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John Paul Cook

Windows 7 and USMT 4.0 – a hybrid between upgrade and clean install

Only Vista users have the option to upgrade to Windows 7. XP users do not. But with either OS, there is an option to do a clean install AND preserve users, Favorites, files and application settings. When you choose clean install, if you don’t format your drive, your old Windows installation is preserved as C:\Windows.old. That folder name might make you think it’s just the old operating system’s Windows folder renamed. It’s not, it’s more than that. Here’s the folder structure of Windows.old from my old 64-bit Vista installation:

        Program Files
        Program Files (x86)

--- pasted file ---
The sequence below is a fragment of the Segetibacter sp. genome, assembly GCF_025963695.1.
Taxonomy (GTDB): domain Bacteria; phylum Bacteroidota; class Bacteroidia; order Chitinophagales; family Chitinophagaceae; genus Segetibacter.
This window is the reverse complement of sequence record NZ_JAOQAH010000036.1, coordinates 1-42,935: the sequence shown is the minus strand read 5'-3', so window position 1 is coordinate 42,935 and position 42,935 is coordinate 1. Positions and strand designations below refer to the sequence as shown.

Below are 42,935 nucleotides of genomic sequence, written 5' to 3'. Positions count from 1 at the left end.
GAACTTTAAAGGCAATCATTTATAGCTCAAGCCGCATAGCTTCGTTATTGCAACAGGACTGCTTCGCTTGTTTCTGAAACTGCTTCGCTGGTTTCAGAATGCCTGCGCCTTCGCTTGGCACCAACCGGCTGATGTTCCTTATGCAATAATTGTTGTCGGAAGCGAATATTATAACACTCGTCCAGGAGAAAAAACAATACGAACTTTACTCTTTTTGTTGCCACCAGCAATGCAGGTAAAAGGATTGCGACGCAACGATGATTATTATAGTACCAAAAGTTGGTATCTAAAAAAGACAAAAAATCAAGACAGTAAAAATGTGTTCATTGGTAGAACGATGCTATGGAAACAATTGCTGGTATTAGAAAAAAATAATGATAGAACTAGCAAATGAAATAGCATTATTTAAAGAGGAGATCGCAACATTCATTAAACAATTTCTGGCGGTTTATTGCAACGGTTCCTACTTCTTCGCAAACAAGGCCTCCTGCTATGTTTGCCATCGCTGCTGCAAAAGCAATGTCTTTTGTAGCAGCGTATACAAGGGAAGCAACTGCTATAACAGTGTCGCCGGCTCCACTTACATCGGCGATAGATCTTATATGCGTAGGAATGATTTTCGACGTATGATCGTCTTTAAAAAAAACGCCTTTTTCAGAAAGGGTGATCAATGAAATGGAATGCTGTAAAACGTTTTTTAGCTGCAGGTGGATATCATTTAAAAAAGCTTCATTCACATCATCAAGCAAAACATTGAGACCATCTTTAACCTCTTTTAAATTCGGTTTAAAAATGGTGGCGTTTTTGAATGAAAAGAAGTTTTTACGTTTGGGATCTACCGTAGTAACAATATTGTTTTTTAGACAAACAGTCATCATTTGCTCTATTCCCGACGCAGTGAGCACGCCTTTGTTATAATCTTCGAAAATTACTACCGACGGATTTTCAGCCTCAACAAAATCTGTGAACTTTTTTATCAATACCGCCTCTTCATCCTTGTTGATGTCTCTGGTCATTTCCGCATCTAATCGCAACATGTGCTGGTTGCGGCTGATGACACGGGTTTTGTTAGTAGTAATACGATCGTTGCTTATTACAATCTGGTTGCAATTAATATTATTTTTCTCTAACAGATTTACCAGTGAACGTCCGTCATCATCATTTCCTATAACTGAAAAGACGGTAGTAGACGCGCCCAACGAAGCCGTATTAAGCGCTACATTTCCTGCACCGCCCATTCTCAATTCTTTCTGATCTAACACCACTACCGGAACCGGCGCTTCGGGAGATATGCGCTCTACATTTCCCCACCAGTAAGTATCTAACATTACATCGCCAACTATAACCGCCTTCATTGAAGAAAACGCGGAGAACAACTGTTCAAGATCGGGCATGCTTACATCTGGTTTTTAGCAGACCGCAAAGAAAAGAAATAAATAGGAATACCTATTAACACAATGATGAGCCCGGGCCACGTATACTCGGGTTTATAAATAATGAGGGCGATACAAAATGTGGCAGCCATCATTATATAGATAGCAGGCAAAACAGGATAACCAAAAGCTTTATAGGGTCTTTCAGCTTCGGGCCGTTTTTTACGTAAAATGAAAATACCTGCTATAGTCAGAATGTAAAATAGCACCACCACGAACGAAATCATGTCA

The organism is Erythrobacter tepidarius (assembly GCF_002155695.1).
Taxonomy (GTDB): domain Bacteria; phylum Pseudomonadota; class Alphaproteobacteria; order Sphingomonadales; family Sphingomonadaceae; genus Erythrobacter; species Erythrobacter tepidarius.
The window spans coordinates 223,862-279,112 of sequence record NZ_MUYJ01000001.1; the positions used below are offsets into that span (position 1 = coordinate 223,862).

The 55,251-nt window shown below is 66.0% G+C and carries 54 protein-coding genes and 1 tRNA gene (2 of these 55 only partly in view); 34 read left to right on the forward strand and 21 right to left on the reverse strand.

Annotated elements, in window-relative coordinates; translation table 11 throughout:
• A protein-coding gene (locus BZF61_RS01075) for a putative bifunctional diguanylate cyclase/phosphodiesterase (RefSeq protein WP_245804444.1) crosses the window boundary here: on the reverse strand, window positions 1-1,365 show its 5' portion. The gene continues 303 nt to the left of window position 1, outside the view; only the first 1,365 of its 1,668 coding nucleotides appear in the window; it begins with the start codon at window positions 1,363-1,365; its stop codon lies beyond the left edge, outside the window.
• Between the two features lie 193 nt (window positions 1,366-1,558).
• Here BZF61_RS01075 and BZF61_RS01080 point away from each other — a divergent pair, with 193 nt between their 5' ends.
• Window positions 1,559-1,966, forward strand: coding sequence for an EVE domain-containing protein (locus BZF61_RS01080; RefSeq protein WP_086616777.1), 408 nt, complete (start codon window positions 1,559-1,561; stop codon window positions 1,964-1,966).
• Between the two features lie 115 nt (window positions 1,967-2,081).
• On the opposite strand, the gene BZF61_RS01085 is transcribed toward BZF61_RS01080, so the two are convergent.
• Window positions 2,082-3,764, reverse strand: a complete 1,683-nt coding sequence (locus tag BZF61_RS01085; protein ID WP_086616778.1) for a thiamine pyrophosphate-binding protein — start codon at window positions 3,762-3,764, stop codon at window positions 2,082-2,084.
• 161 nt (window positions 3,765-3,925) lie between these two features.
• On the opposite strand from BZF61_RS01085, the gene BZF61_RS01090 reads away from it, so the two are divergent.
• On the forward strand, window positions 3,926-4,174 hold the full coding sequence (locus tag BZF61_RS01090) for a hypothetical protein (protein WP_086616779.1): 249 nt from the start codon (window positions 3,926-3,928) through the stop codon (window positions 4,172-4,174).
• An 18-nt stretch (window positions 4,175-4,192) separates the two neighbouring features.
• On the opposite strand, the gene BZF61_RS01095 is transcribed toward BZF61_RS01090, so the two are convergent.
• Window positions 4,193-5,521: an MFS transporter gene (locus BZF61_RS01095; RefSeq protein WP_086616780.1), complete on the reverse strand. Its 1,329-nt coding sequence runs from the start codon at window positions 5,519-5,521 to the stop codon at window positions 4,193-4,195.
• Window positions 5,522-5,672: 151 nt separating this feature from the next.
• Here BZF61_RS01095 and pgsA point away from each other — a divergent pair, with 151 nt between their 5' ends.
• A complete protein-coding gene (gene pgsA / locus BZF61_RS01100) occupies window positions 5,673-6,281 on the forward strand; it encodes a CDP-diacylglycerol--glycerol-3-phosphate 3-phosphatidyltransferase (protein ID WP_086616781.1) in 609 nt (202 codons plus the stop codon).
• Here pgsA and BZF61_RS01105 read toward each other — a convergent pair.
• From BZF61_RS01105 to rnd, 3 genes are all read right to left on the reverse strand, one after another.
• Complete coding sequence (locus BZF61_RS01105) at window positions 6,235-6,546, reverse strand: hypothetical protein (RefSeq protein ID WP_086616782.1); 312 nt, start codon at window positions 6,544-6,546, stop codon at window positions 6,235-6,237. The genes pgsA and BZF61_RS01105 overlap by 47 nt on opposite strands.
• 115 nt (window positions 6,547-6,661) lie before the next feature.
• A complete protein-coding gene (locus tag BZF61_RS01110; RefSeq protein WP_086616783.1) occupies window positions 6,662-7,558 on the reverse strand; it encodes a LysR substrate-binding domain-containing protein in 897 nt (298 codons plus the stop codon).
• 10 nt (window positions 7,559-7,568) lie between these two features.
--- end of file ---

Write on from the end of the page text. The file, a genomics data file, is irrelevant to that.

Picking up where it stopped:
All of the previous operating system's users and their Favorites and files are underneath the Users folder. You can migrate the contents of the Users folder in Windows.old to your new Windows 7 installation. To do this, you must download and install the Window Automated Installation Kit (WAIK) for Windows 7. It is available in both TechNet and MSDN subscriber downloads with general availability to follow. Once installed, it provides a special command prompt called Deployment Tools Command Prompt. Run this command prompt as administrator to use the features of the User State Migration Toolkit (USMT) 4.0. There’s one more thing you need to do before performing the user state migration. Install the applications that you had on your old machine on your new machine. USMT won’t migrate the applications themselves, but it will migrate application settings for the same versions of your applications. For example, if you have Office 2007 on the old and new OSes, application settings will be migrated. But if you have different versions of Office on you old and new OSes, don’t expect the application settings to be migrated.